(1)    What effect, if any, do the Supreme Court's decision in Morrison v. Nat'l Australia Bank Ltd., 130 S. Ct. 2869 (2010), and Section 929A of the Dodd-Frank Wall Street Reform and Consumer Protection Act ("Dodd-Frank"), Pub. L. No. 111-203, 124 Stat. 1376 (2010), have on the issue of extraterritoriality as it relates to SOX Section 806?

    (2)    Following Morrison and Section 929A of the Dodd-Frank Act, is the "conduct or effects" test to any extent applicable to cases arising under SOX Section 806? If so, what quantum of conduct or effect must arise domestically for the Secretary of Labor to exercise jurisdiction over such a complaint?

    (3)    If any of the requisite elements of the whistleblower complaint filed by William Villanueva ("Villanueva") have occurred in the United States, does the case become territorial such that there is no longer a question of the extraterritorial effect of Section 806?

    For the reasons that follow, the Assistant Secretary believes that the Board's precedent holding that SOX Section 806 does not apply extraterritorially continues to be correct. The Morrison decision and the enactment of Section 929A of Dodd-Frank do not expand the application of Section 806 extraterritorially. Thus, the administrative law judge properly dismissed Villanueva's complaint based on the foreign nature of Villanueva's employment relationship and the fact that the alleged adverse actions occurred abroad.

STATEMENT OF THE CASE

    The instant case involves a SOX whistleblower complaint filed by Villanueva against Core Laboratories NV ("Core Labs") and Saybolt de Colombia Limitada ("Saybolt"). [1] Villanueva is a Colombian national who lived and worked in Colombia as the general manager for Saybolt, a Colombian subsidiary of Core Labs. ALJ D & O at 2. Core Labs is a Netherlands company that has securities registered under Section 12 of the Securities Exchange Act of 1934 ("Exchange Act"), 15 U.S.C. 78l, trades shares on the New York Stock Exchange, and has a corporate office in Houston, Texas. Id. at 2-3.

    Villanueva alleges that Core Labs directed a "transfer price fixing scheme" that resulted in an underreporting of taxable revenue to the Colombian government. ALJ D & O at 2. Additionally, Villanueva alleges that Saybolt, at the direction of Core Labs, wrongfully claimed certain tax exemptions. Id. Villanueva states that, from January 2008 through April 2008, he reported these alleged tax irregularities to several Core Labs and Saybolt officials, located both in Colombia and Houston. Id. at 2-3. [2]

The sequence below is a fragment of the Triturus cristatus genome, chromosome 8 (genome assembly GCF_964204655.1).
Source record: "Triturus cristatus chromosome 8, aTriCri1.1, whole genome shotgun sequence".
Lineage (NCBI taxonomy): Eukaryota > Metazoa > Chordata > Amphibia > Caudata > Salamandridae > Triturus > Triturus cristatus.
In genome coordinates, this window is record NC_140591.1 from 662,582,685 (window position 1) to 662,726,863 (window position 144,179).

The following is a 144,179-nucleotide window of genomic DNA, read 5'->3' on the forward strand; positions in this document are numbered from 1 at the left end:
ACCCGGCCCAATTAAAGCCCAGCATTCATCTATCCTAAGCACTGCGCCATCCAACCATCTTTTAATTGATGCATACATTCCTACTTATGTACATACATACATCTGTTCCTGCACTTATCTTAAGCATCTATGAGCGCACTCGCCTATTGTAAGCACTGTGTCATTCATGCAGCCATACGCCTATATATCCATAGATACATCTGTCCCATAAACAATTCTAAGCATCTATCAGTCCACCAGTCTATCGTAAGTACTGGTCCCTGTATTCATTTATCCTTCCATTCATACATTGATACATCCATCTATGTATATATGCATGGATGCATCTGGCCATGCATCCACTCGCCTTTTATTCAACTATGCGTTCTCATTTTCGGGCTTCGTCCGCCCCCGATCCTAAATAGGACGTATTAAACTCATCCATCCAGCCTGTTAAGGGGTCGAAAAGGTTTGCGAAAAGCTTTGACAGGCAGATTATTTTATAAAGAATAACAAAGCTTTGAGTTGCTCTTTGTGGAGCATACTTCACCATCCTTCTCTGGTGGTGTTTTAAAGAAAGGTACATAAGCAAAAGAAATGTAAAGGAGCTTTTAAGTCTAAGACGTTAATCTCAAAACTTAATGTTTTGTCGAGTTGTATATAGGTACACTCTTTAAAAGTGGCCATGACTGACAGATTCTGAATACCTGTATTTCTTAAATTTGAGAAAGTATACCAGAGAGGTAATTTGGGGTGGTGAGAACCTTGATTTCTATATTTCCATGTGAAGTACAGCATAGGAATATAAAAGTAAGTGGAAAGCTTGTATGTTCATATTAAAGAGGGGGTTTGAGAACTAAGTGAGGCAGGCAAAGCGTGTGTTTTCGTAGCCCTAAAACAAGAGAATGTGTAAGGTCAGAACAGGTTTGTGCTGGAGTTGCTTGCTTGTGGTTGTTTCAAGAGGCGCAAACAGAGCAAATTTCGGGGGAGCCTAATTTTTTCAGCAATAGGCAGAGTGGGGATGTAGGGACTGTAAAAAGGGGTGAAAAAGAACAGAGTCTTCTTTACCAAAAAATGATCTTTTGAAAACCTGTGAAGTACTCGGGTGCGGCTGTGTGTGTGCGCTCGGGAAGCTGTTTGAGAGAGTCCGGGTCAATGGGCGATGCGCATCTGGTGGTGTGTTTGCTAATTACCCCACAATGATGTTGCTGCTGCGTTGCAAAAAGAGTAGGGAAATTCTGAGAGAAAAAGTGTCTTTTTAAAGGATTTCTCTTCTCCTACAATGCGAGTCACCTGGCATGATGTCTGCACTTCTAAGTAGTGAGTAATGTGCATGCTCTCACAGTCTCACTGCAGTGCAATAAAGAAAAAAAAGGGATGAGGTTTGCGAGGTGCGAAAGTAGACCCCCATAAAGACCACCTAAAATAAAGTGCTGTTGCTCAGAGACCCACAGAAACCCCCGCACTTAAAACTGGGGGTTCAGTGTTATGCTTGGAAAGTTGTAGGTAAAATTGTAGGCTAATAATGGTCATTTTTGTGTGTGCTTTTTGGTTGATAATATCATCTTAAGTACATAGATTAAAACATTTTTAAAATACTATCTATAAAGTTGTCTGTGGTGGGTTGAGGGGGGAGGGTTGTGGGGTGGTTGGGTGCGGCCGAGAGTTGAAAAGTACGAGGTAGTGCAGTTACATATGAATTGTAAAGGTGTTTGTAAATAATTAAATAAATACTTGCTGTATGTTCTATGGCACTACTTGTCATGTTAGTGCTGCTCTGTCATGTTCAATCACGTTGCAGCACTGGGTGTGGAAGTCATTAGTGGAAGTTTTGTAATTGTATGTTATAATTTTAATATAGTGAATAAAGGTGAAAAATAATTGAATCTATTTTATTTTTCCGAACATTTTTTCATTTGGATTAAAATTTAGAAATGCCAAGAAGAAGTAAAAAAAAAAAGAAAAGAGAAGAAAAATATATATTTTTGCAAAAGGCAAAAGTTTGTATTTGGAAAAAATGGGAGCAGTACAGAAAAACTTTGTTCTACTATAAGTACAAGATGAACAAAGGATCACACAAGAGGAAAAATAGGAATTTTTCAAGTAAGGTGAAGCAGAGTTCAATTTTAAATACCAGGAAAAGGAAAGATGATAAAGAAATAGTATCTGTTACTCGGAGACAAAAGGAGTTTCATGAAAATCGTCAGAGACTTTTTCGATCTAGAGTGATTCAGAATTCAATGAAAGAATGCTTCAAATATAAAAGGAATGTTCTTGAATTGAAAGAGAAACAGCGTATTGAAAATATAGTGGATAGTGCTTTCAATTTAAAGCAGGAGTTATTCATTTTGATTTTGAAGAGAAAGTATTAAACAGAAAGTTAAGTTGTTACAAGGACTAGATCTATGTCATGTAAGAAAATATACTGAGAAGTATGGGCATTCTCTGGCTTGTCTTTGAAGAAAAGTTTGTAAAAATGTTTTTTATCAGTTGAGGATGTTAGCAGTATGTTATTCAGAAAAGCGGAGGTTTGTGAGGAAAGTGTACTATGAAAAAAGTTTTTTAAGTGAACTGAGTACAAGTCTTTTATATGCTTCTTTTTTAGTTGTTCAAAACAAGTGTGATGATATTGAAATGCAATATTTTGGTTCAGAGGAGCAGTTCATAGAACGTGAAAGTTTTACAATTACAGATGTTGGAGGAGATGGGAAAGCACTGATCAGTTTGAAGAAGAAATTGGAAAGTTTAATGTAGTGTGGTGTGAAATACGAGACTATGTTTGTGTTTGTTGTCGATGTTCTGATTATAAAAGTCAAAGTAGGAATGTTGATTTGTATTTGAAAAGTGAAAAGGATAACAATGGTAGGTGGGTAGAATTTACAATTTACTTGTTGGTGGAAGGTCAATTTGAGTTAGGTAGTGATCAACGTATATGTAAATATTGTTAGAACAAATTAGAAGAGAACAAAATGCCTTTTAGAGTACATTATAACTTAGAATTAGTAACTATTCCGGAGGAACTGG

Villanueva argues that Core Labs and Saybolt took two adverse actions against him in retaliation for reporting the alleged tax fraud scheme. ALJ D & O at 3. He claims that he was passed over for a pay raise on April 3, 2008, and that he was ultimately terminated on April 29, 2008. Id. Villanueva alleges that the decision to terminate him was made by a Core Labs official located in Houston. Id. Villanueva states that he was notified of his discharge in a letter, which was personally delivered to his office in Colombia by a Core Labs official from Houston. Id.

    Villanueva filed a complaint under SOX Section 806 with OSHA on July 28, 2008. ALJ D & O at 1. OSHA dismissed the complaint, finding no jurisdiction because the alleged adverse actions all occurred outside the U.S. Id. Villanueva filed timely objections and requested a hearing before an ALJ. Id.

    After issuing a notice to show cause and receiving briefs from the parties, the ALJ dismissed Villanueva's complaint, explaining that Section 806 did not apply extraterritorially and, thus, the ALJ lacked subject matter jurisdiction over Villanueva's complaint. ALJ D & O at 1-2, 7. Villanueva's argument that SOX Section 806 applied because the locus of the fraudulent activity and retaliation were in the United States was rejected by the ALJ. Id. at 4. The ALJ found that Villanueva had no connection with the U.S. Id. at 5. During his 24-year career, he was never a U.S. citizen or resident, never worked in the U.S., and never was directly employed by any Core Labs affiliate other than Saybolt. Id. That the underlying fraud and the decision to terminate Villanueva may have emanated from the U.S. did not change the result in the ALJ's view because it did not alter the foreign nature of Villanueva's employment relationship. Id. at 6-7. Therefore, applying SOX Section 806 to Villanueva's complaint would be an impermissible extraterritorial application of the statute. Id. at 7.

    On June 23, 2009, Villanueva appealed the ALJ's decision to the Administrative Review Board. The parties subsequently filed briefs in August and September 2009. On appeal, Villanueva argues that he does not seek to apply Section 806 extraterritorially because the fraudulent tax evasion scheme and the retaliation against him were both "directly undertaken and controlled" by Core Labs officials located in Houston. Complainant's Initial Brief at 1. In response, Core Labs and Saybolt assert that the ALJ properly dismissed the case because Villanueva is a foreign national and resident who worked exclusively overseas for a foreign company. See Respondents' Reply Brief at 2. Core Labs and Saybolt argue that because Section 806 lacks extraterritorial reach, its provisions cannot be applied to Villanueva. Id.